Just an idea...for now

jalbertochavez

Senior member
Messages
249
Does anyone know if there is a huge difference between using a 250K volume pot vs a 1Meg volume pot?

K, there's definitely a difference, but I think I have to pose that question before asking my real question. Does anyone know if it's possible to have 2 different master volume options for a guitar? My idea is to have strat with some regular Fender single coil pickups and having a switch system where I could pick between 2 different volume pots, one being 250K, the other 1 Meg. Does anyone know if or how that could be done? I don't know if I'd even like the sounds, but just wonderin' if it can be done. Let me know what up.  :help:
 

DiMitriR33

Senior member
Messages
604
depends on you pickups!

a better alternative to you suggestion would be one pot of a high value and a resistor wired from hot to a switch and from the switch to ground. then you have one volume and you still can select between a different resistance to ground.

i've seen claims that adding a resistor to a pot on the 1 and 3 lugs to change it's value will change the taper but that makes zero sense. the ratio of resistance from hot to output and ground to output wont change the added resistor will just attenuate the guitar signal a bit.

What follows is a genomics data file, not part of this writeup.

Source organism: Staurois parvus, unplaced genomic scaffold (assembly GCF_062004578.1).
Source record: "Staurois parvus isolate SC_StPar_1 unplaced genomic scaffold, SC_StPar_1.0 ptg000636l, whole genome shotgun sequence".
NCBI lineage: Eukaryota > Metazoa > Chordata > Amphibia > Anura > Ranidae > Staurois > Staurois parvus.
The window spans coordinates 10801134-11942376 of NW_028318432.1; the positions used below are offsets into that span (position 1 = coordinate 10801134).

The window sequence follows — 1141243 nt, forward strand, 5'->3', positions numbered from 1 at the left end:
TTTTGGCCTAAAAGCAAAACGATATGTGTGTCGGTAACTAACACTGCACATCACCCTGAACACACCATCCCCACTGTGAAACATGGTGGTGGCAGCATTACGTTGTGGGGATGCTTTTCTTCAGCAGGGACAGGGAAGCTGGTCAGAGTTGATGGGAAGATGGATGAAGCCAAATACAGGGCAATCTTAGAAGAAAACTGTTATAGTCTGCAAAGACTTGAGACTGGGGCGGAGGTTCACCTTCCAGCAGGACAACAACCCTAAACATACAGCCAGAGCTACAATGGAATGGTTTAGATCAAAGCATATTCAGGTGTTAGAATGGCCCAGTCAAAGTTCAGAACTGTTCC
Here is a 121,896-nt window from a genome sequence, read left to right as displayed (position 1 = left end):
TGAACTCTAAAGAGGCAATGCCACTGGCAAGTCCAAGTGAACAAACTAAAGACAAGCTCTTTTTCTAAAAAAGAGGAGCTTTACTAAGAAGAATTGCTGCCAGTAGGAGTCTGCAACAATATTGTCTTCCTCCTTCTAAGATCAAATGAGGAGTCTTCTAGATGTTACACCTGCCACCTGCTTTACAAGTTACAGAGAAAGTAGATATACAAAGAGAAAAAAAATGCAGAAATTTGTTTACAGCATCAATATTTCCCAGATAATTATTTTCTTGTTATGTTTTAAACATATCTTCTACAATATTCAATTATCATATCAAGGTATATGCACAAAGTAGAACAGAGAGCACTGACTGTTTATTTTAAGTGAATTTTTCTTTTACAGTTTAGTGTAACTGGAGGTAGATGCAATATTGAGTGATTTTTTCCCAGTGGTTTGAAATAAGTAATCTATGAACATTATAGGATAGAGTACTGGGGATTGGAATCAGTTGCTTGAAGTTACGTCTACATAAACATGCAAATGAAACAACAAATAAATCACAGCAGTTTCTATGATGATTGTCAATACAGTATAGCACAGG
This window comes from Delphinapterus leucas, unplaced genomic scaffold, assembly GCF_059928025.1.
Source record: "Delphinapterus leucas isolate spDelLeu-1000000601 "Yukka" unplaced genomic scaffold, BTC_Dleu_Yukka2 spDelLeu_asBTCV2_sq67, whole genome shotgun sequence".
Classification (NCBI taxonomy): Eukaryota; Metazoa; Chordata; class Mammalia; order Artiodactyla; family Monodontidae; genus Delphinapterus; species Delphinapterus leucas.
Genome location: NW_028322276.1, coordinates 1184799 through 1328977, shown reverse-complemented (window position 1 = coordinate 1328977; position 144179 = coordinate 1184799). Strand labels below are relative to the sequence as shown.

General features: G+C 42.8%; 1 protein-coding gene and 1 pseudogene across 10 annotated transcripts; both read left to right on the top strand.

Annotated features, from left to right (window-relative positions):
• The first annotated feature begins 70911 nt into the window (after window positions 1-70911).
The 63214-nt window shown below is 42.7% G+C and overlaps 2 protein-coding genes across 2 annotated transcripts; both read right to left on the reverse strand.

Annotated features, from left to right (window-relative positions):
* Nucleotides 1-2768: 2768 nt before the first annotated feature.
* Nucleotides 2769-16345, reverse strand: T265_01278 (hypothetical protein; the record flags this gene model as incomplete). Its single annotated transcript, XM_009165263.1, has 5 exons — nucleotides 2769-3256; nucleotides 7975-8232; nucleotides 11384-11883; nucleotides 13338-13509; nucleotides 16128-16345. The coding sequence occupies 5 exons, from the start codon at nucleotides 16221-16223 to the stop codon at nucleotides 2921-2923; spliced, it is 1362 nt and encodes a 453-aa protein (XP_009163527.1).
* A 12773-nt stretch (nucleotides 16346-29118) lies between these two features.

i did something similar by using 2X 500k pots, one volume, one tone. #1 lug on the tone pot was soldered to ground like a volume, #2 went to hot from the switch an when a single coil on the guitar was selected #3 went to hot via the extra pole on the switch normally used to switch between tone controls on a strat. that gave 500k to ground for the humbucker and 250k to ground for the single coils. it may have changed the taper of the tone control but it's overall range and function are not affected, actually wireing a tone like a volume may increase it's range because the cap gets shorted and cant pass any highs to ground.

as for the size resistor you'd want parallel resistors decrease resistance, to figure it out you add the inverse of each and take the inverse of that. so 1/(1/1,000k + 1/Xk)= 250k
well i wont write it all out you need a 333K ohm resistor to get 250 when in parallel with a 1 meg.
 
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